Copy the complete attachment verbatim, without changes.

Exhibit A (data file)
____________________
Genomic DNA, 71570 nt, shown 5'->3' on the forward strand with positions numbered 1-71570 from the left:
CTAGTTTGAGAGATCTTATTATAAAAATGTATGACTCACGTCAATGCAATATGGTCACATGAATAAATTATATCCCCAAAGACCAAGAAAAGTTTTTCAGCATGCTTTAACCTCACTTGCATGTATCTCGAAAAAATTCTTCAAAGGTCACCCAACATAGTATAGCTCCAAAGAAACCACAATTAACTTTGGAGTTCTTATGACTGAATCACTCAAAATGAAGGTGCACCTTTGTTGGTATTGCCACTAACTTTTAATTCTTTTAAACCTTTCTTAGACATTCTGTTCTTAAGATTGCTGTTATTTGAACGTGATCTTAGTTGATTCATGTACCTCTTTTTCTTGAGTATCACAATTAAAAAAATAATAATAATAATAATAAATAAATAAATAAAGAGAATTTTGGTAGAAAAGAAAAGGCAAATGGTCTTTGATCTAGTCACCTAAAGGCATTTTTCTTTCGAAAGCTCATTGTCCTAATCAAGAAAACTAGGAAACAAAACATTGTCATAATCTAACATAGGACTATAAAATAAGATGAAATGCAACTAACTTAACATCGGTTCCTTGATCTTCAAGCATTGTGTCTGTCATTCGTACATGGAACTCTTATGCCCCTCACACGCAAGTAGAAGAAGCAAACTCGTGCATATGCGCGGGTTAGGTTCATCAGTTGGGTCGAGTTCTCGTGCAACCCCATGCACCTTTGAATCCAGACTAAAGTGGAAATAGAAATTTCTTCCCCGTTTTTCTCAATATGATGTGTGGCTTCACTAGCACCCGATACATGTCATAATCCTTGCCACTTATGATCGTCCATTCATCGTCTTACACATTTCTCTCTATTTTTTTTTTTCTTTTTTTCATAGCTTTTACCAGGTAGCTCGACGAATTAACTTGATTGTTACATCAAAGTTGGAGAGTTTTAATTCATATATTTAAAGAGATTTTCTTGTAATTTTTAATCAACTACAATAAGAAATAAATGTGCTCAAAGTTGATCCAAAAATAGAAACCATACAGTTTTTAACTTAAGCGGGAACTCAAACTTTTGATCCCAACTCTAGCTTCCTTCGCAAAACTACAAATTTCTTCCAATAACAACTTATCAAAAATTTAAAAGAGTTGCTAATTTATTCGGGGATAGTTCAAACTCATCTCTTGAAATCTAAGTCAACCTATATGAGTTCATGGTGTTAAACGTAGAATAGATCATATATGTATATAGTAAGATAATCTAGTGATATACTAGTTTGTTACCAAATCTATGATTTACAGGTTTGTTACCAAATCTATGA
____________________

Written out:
Genomic DNA, 71570 nt, shown 5'->3' on the forward strand with positions numbered 1-71570 from the left:
CTAGTTTGAGAGATCTTATTATAAAAATGTATGACTCACGTCAATGCAATATGGTCACATGAATAAATTATATCCCCAAAGACCAAGAAAAGTTTTTCAGCATGCTTTAACCTCACTTGCATGTATCTCGAAAAAATTCTTCAAAGGTCACCCAACATAGTATAGCTCCAAAGAAACCACAATTAACTTTGGAGTTCTTATGACTGAATCACTCAAAATGAAGGTGCACCTTTGTTGGTATTGCCACTAACTTTTAATTCTTTTAAACCTTTCTTAGACATTCTGTTCTTAAGATTGCTGTTATTTGAACGTGATCTTAGTTGATTCATGTACCTCTTTTTCTTGAGTATCACAATTAAAAAAATAATAATAATAATAATAAATAAATAAATAAAGAGAATTTTGGTAGAAAAGAAAAGGCAAATGGTCTTTGATCTAGTCACCTAAAGGCATTTTTCTTTCGAAAGCTCATTGTCCTAATCAAGAAAACTAGGAAACAAAACATTGTCATAATCTAACATAGGACTATAAAATAAGATGAAATGCAACTAACTTAACATCGGTTCCTTGATCTTCAAGCATTGTGTCTGTCATTCGTACATGGAACTCTTATGCCCCTCACACGCAAGTAGAAGAAGCAAACTCGTGCATATGCGCGGGTTAGGTTCATCAGTTGGGTCGAGTTCTCGTGCAACCCCATGCACCTTTGAATCCAGACTAAAGTGGAAATAGAAATTTCTTCCCCGTTTTTCTCAATATGATGTGTGGCTTCACTAGCACCCGATACATGTCATAATCCTTGCCACTTATGATCGTCCATTCATCGTCTTACACATTTCTCTCTATTTTTTTTTTTCTTTTTTTCATAGCTTTTACCAGGTAGCTCGACGAATTAACTTGATTGTTACATCAAAGTTGGAGAGTTTTAATTCATATATTTAAAGAGATTTTCTTGTAATTTTTAATCAACTACAATAAGAAATAAATGTGCTCAAAGTTGATCCAAAAATAGAAACCATACAGTTTTTAACTTAAGCGGGAACTCAAACTTTTGATCCCAACTCTAGCTTCCTTCGCAAAACTACAAATTTCTTCCAATAACAACTTATCAAAAATTTAAAAGAGTTGCTAATTTATTCGGGGATAGTTCAAACTCATCTCTTGAAATCTAAGTCAACCTATATGAGTTCATGGTGTTAAACGTAGAATAGATCATATATGTATATAGTAAGATAATCTAGTGATATACTAGTTTGTTACCAAATCTATGATTTACAGGTTTGTTACCAAATCTATGA